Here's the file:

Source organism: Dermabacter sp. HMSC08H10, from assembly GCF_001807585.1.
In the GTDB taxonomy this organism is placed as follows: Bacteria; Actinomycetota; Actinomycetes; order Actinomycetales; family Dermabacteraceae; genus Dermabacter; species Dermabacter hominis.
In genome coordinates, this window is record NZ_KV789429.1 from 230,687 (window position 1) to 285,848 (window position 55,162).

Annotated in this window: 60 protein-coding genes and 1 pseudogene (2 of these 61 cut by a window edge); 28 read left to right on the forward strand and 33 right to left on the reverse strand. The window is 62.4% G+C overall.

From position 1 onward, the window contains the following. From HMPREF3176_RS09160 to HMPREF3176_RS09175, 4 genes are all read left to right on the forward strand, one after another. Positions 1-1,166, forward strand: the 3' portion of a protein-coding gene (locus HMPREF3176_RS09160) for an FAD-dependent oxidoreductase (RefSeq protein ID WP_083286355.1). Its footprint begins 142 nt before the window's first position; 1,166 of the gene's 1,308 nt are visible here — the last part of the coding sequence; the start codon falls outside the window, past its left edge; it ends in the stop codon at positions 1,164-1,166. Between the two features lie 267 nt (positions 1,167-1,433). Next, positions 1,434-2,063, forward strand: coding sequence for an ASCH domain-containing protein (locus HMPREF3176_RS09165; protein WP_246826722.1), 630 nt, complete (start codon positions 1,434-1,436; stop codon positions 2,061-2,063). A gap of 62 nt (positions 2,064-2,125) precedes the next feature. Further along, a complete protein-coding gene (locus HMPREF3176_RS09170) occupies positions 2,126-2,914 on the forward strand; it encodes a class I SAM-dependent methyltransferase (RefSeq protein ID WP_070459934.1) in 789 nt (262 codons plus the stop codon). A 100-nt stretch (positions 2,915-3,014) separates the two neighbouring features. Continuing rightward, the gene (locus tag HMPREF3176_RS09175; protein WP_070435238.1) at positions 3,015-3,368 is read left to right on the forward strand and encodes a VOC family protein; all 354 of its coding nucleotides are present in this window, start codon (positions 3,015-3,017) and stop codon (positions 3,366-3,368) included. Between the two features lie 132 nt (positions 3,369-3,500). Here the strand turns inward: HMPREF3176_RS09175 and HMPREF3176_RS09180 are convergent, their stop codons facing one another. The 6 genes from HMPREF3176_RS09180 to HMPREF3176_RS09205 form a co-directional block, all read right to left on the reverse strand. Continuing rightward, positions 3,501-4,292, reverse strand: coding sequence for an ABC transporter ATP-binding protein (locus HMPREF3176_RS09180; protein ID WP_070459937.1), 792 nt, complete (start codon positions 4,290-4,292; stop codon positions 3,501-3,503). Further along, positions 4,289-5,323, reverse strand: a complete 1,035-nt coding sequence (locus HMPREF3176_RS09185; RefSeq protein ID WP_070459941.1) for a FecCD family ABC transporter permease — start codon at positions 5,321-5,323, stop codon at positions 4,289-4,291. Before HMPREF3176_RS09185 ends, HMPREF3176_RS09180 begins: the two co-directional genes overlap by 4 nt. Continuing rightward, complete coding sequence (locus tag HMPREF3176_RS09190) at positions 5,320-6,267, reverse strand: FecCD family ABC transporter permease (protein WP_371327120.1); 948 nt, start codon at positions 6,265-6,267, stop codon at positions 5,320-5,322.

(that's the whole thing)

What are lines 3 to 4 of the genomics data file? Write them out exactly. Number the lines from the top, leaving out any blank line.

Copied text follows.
In genome coordinates, this window is record NZ_KV789429.1 from 230,687 (window position 1) to 285,848 (window position 55,162).

Annotated in this window: 60 protein-coding genes and 1 pseudogene (2 of these 61 cut by a window edge); 28 read left to right on the forward strand and 33 right to left on the reverse strand. The window is 62.4% G+C overall.